The Irish name Flanahan was originally written in a Gaelic form as "O Flannagain," from the word "flann," which means "red" or "ruddy."
Early Origins of the Flanahan family
The surname Flanahan was first found in County Roscommon
, where they claim descent from the O'Connors as shown by the similarities of the Coat of Arms. Today the surname is more frequently found in County Roscommon, Mayo, Galway
and Clare, no doubt branches from their ancestral roots. CITATION[CLOSE]
MacLysaght, Edward, Irish Families Their Names, Arms and Origins 4th Edition. Dublin: Irish Academic, 1982. Print. (ISBN 0-7165-2364-7)
Early History of the Flanahan family
This web page shows only a small excerpt of our Flanahan research.Another 179 words (13 lines of text) covering the years 1172 and 1308 are included under the topic Early Flanahan History in all our PDF Extended History products and printed products wherever possible.
Flanahan Spelling Variations
Before widespread literacy came to Ireland
, a name was often recorded under several different variations during the life of its bearer. Accordingly, numerous spelling variations
were revealed in the search for the origin of the name Flanahan family name. Variations found include Flanagan, Flanaghan, Flanagen, Flannagan, Flannagen, Flanigan, Flannigan, Flanigen, Flannigen, Flanagin, Flannagin and many more.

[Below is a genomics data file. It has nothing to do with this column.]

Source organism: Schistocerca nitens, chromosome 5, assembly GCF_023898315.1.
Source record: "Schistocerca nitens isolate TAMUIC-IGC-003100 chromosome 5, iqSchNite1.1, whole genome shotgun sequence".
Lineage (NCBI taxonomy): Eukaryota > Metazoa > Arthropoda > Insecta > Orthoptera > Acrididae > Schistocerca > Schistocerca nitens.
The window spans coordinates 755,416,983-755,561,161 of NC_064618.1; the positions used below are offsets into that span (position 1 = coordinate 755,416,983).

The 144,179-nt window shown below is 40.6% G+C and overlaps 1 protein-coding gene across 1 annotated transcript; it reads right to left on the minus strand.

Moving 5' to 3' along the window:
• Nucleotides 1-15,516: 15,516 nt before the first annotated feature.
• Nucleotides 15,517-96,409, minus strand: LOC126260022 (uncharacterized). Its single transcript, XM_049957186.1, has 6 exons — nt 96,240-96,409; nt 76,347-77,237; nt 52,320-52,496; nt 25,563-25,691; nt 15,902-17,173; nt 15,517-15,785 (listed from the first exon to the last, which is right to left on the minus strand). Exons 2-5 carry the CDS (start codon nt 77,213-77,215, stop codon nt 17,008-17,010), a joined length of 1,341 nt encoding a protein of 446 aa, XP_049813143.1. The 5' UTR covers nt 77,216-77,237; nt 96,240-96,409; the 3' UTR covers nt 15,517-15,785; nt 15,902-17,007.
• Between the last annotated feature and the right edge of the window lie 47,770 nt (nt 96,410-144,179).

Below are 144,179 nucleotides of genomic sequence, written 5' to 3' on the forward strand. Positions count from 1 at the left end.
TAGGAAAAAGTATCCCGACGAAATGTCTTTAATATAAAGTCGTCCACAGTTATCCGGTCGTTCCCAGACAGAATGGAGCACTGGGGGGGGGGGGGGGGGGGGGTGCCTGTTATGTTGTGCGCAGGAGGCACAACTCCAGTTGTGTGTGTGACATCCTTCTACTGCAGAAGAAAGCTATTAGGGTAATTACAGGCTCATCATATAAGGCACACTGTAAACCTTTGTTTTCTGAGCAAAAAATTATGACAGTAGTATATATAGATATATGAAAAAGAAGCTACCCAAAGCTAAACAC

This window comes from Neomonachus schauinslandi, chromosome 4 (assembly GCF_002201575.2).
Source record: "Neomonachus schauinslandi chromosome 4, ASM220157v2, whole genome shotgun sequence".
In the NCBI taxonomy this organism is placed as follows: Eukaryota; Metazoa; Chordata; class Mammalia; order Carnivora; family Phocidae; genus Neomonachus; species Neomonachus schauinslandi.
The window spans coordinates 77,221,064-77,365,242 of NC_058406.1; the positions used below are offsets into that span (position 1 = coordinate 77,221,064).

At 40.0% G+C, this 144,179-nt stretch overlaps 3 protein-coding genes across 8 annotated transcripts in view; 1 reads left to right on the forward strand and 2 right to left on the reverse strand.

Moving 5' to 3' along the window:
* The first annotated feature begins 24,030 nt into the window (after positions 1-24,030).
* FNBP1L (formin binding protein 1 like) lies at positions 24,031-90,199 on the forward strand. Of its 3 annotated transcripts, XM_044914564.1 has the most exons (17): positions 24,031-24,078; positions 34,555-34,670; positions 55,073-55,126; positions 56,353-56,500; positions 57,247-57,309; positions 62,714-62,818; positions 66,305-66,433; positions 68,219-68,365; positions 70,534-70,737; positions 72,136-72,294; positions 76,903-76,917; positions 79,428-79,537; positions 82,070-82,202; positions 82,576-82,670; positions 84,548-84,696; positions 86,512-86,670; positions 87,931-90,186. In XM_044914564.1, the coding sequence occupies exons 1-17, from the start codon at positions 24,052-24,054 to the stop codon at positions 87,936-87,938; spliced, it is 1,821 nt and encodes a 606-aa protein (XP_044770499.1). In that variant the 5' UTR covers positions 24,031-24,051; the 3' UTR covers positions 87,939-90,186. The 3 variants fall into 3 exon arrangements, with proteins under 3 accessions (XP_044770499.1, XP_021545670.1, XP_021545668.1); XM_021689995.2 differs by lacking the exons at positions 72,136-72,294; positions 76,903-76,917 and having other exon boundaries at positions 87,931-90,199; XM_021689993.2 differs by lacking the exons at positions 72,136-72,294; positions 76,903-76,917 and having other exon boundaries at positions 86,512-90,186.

Early Notables of the Flanahan family (pre 1700)
More information is included under the topic Early Flanahan Notables in all our PDF Extended History products
and printed products wherever possible.
Migration of the Flanahan family to the New World and Oceana
Some of the first settlers of this family name were:
Flanahan Settlers in Canada in the 19th Century
- Joanna Flanahan, aged 30, who arrived in Saint John, New Brunswick in 1833 aboard the brig "Thomas Hanford" from Cork, Ireland
The Flanahan Motto
The motto was originally a war cry or slogan. Mottoes first began to be shown with arms in the 14th and 15th centuries, but were not in general use until the 17th century. Thus the oldest coats of arms generally do not include a motto. Mottoes seldom form part of the grant of arms: Under most heraldic authorities, a motto is an optional component of the coat of arms, and can be added to or changed at will; many families have chosen not to display a motto.
Motto: Certavi et vici
Motto Translation: I have fought and conquered.